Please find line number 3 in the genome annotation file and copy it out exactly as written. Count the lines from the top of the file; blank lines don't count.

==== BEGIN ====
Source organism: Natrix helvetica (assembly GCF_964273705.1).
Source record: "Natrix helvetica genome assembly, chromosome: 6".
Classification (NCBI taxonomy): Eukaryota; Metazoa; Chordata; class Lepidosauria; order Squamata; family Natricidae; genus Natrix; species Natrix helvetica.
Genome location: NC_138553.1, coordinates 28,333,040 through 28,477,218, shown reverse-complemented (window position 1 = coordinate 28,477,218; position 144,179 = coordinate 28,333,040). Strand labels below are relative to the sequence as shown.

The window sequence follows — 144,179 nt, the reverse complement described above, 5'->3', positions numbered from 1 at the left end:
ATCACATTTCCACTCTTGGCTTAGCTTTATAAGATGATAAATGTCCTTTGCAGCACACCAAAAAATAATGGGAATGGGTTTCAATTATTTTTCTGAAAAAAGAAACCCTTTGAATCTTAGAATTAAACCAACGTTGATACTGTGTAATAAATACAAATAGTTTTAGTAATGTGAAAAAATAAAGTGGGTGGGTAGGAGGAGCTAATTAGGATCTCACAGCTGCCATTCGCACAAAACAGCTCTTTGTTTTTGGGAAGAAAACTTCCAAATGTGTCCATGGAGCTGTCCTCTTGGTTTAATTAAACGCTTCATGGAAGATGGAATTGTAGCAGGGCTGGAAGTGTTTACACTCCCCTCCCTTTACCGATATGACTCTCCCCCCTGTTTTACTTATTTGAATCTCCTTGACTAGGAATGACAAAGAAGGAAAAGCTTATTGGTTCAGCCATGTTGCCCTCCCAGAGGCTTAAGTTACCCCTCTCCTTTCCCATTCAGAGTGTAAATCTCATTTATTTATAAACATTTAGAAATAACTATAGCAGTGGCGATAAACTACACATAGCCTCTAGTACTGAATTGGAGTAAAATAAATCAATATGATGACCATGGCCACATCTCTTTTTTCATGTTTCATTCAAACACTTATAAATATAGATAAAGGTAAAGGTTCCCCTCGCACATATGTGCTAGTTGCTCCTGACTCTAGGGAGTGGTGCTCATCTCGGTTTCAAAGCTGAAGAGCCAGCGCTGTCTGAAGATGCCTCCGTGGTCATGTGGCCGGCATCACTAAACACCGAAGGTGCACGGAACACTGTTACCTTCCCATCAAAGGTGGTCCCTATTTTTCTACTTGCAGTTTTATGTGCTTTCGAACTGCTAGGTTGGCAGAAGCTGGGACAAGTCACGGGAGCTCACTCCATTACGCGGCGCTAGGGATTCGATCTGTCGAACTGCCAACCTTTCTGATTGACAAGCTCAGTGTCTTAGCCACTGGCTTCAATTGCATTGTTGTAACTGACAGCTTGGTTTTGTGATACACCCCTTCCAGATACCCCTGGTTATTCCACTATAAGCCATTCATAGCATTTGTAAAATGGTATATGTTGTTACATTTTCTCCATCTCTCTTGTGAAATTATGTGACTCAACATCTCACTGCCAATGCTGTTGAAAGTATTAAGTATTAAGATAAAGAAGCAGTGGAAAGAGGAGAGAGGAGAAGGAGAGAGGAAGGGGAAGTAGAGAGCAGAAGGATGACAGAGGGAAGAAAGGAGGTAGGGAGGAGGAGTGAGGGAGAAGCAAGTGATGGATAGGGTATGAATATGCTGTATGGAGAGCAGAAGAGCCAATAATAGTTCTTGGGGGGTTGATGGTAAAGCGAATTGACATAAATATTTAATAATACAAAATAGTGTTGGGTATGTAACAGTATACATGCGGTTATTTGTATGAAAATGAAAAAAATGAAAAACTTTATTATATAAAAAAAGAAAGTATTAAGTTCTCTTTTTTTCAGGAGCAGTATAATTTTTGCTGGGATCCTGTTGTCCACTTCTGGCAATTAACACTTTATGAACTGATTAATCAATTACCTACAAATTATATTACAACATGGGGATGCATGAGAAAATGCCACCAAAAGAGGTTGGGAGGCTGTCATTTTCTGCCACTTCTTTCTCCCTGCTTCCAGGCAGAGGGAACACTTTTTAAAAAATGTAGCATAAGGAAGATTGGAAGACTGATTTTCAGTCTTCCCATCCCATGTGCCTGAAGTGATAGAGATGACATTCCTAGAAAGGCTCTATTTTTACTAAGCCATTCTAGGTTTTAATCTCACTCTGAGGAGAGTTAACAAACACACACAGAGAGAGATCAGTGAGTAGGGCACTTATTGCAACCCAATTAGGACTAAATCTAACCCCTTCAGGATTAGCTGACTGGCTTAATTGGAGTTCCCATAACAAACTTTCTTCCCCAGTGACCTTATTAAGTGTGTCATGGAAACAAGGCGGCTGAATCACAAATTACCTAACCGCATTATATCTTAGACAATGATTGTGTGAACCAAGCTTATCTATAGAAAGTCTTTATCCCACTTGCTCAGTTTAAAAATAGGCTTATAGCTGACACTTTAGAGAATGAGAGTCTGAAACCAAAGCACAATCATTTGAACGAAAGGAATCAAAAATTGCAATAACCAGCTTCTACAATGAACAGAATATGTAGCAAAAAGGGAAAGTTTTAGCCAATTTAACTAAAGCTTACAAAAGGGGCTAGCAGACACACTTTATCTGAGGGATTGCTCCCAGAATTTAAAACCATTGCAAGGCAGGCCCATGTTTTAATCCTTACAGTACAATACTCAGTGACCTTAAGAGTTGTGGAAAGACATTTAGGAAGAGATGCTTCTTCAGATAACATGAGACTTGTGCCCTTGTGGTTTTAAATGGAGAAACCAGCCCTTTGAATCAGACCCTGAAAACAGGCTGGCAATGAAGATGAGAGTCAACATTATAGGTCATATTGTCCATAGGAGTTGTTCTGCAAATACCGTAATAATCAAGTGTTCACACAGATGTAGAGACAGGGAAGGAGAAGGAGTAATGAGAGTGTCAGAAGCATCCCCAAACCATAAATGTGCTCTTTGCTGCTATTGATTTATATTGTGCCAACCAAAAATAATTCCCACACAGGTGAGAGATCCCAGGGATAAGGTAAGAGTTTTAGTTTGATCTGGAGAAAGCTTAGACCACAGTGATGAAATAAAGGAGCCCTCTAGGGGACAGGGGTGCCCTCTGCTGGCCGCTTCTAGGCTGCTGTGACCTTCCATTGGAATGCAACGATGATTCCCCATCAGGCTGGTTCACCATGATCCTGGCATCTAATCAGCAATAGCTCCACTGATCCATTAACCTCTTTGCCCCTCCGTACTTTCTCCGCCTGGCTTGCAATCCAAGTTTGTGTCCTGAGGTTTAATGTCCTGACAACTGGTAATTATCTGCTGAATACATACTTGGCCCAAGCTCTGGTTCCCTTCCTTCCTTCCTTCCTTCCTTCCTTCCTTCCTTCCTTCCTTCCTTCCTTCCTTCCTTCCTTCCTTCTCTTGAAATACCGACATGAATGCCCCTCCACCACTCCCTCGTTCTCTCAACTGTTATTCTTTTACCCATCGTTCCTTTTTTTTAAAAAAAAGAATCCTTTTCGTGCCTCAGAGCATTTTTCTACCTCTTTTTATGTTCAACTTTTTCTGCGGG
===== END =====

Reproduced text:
Classification (NCBI taxonomy): Eukaryota; Metazoa; Chordata; class Lepidosauria; order Squamata; family Natricidae; genus Natrix; species Natrix helvetica.